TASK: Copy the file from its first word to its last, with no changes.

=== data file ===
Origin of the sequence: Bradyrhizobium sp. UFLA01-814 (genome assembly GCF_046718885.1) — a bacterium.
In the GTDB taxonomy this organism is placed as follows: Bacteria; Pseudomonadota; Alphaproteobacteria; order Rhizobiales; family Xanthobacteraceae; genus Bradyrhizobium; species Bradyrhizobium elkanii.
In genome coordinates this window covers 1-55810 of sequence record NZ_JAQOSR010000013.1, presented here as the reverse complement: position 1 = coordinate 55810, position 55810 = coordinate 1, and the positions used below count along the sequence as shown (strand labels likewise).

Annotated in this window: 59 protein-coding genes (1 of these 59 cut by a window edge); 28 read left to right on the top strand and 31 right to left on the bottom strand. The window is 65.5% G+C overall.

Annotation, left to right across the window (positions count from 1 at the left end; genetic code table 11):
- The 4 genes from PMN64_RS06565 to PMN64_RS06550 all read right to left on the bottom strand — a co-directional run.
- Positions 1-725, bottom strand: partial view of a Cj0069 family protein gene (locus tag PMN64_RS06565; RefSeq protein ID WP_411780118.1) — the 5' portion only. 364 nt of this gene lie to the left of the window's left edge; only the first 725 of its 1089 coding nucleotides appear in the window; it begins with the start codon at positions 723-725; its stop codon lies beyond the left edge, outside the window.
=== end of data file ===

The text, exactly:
Origin of the sequence: Bradyrhizobium sp. UFLA01-814 (genome assembly GCF_046718885.1) — a bacterium.
In the GTDB taxonomy this organism is placed as follows: Bacteria; Pseudomonadota; Alphaproteobacteria; order Rhizobiales; family Xanthobacteraceae; genus Bradyrhizobium; species Bradyrhizobium elkanii.
In genome coordinates this window covers 1-55810 of sequence record NZ_JAQOSR010000013.1, presented here as the reverse complement: position 1 = coordinate 55810, position 55810 = coordinate 1, and the positions used below count along the sequence as shown (strand labels likewise).

Annotated in this window: 59 protein-coding genes (1 of these 59 cut by a window edge); 28 read left to right on the top strand and 31 right to left on the bottom strand. The window is 65.5% G+C overall.

Annotation, left to right across the window (positions count from 1 at the left end; genetic code table 11):
- The 4 genes from PMN64_RS06565 to PMN64_RS06550 all read right to left on the bottom strand — a co-directional run.
- Positions 1-725, bottom strand: partial view of a Cj0069 family protein gene (locus tag PMN64_RS06565; RefSeq protein ID WP_411780118.1) — the 5' portion only. 364 nt of this gene lie to the left of the window's left edge; only the first 725 of its 1089 coding nucleotides appear in the window; it begins with the start codon at positions 723-725; its stop codon lies beyond the left edge, outside the window.